Rupert Elderkin’s ICD Brief concentrates on the ICTY’s appeals on errors of fact. It highlights the Appeals Chamber’s little deference to the trial chambers’ factual findings. By implicitly identifying the judges responsible for those judgements, the Appeals Chamber unnecessarily raised doubts about the judicial professionalism of the institution.
Role of defence in international criminal proceedings
In their Brief, Fiana Reinhardt and Lisa Feirabend examine the changing perception of the importance and role of the defence in international criminal proceedings. They emphasise the changing role of the defence before the ICTY, and how the lessons learnt there are reflected in the practice of the Special Tribunal for Lebanon and the International Criminal Court.
Jonas Nilsson elaborates upon the last case before the ICTY, the trial of Ratko Mladić. Nilsson analyses its pre-trial and trial proceedings and expands on its lessons learned that are of relevance to present and future courts and tribunals. Nilsson also provided a lecture on this topic in the context of the Supranational Criminal Law Lecture Series, which can be viewed here.
NEW VIDEOS: New videos available online. On 22 March 2018, David Schwendiman, former Specialist Prosecutor at the Kosovo Specialist Prosecutor’s Office, provided a lecture on his time at the Kosovo Specialist Prosecutor’s Office and the challenges ahead. On 31 January 2018, Jonas Nilsson, team leader of the Mladić case in Trial Chamber I of the International Criminal Tribunal for the former Yugoslavia, gave a lecture on ‘The Mladić Trial - An Insider's View’. Both lectures were given in the context of the Supranational Criminal Law (SCL) Lectures Series hosted by the T.M.C. Asser Instituut. The video recordings for both lectures can be viewed here. The report on the Mladić Trial lecture can be found here.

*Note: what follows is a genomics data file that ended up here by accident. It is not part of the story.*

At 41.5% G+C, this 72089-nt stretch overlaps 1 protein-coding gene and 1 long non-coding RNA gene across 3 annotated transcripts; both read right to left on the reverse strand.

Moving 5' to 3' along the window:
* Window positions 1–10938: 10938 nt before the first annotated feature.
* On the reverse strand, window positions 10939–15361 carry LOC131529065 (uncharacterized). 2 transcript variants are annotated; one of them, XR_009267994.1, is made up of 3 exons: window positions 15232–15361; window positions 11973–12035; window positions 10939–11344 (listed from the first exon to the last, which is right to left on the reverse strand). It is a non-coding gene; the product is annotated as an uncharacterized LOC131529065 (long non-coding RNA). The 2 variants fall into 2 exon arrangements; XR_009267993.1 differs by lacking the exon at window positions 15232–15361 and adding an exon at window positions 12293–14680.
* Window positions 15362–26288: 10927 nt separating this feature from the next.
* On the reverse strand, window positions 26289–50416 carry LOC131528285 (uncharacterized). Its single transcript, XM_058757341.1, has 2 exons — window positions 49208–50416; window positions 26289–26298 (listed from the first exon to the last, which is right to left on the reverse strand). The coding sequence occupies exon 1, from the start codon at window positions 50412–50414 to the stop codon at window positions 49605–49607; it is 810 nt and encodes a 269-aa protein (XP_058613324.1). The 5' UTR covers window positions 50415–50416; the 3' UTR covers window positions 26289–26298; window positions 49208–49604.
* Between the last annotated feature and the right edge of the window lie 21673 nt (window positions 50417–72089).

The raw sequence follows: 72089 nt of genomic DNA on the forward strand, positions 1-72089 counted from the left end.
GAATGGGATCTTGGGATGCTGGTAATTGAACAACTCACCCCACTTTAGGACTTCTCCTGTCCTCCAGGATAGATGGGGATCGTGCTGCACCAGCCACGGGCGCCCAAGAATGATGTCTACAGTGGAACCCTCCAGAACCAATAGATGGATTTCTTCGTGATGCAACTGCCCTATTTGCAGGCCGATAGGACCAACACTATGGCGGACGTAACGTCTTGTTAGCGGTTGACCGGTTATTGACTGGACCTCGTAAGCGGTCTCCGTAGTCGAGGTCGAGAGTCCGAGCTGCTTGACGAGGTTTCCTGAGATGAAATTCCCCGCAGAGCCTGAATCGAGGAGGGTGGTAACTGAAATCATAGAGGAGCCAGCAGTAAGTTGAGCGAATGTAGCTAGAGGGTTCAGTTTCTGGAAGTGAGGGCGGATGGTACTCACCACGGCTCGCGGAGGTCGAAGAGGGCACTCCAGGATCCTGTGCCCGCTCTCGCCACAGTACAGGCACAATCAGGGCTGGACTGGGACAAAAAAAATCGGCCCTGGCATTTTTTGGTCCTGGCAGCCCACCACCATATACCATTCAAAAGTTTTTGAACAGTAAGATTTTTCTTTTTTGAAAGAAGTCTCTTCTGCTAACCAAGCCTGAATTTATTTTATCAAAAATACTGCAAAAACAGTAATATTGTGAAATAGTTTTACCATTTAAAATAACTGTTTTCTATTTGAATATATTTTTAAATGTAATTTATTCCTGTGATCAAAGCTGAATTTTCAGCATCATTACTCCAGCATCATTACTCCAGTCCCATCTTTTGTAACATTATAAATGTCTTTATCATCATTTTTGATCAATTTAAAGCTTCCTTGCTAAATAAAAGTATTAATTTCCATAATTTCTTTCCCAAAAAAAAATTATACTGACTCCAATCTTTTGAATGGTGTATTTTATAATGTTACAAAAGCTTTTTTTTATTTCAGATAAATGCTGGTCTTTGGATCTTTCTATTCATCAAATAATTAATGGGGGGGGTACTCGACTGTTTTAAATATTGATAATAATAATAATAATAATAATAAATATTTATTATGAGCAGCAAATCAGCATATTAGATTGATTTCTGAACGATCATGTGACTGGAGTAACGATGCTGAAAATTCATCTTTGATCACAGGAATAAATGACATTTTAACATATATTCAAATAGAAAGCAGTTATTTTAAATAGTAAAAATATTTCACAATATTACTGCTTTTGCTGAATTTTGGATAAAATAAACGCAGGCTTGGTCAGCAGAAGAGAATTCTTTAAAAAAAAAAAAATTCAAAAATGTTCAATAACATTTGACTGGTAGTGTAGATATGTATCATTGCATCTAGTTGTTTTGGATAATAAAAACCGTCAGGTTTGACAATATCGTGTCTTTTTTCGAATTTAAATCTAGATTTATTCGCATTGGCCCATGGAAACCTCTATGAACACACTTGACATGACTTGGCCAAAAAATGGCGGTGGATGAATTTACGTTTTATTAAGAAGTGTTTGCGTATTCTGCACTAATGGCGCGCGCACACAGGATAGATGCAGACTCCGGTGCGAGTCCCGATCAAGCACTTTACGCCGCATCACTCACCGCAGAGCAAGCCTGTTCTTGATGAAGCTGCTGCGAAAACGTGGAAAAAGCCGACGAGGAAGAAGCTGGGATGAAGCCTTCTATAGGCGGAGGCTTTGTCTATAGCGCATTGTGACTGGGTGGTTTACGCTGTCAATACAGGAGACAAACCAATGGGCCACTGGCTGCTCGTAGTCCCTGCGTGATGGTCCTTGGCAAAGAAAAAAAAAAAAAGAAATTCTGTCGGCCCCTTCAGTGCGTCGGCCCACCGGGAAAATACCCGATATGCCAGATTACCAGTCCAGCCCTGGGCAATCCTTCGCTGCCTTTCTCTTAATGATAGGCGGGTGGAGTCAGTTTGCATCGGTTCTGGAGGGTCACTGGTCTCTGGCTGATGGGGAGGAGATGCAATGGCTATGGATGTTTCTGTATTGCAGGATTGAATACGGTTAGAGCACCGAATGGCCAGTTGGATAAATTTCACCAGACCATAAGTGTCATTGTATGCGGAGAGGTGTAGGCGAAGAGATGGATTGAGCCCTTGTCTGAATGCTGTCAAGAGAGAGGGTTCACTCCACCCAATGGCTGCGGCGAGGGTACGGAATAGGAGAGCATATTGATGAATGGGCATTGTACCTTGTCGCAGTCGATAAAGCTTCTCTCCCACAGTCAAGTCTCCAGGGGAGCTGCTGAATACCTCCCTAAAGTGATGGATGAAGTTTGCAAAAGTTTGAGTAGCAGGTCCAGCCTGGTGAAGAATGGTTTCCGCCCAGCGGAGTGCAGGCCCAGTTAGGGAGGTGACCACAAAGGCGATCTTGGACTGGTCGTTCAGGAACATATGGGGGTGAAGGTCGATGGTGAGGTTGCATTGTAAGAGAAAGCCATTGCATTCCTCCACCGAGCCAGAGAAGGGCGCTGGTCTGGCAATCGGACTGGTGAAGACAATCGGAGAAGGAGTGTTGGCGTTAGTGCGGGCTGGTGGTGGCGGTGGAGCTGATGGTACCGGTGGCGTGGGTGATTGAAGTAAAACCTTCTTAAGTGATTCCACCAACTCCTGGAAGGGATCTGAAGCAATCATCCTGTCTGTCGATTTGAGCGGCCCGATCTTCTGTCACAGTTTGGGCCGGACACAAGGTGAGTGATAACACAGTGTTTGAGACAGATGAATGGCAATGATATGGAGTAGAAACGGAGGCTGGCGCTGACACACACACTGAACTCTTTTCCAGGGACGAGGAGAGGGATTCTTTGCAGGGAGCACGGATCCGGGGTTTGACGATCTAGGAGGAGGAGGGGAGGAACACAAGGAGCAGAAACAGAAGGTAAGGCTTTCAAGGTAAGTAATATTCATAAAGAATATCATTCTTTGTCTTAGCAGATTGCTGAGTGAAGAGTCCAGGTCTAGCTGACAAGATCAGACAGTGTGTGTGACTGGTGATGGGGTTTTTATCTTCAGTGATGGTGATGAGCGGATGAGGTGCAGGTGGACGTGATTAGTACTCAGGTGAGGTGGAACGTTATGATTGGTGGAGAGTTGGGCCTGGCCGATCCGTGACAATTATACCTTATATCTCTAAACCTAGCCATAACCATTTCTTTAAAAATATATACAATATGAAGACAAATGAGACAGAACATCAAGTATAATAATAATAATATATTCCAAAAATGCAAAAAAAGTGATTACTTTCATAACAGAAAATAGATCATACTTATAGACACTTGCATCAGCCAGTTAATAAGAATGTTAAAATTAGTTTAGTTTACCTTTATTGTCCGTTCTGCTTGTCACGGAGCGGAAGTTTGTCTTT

INTERNSHIP VACANCY: We are currently hiring for the International Criminal Law and Legal Aspects of Counter-Terrorismintern Internship position (French required). The intern will work on the International Crimes Database and capacity building projects on International Criminal law and Transnational Criminal Law. The internship will be based at the T.M.C. Asser Instituut in The Hague (Deadline: 3 April 2018).
NEW CASE: The analysis of the plea agreement in the case of United States of America v. Mufid A. Elfgeeh is now available online. Mr. Elfgeeh pleaded guilty in December 2015 to providing material support to a foreign terrorist group, the Islamic State of Iraq and the Levant (ISIL). As part of the guilty plea, Mr. Elfgeeh acknowledged he had encouraged support for ISIL via social media, he had been involved in trying to recruit foreign fighters, and he had provided financial assistance.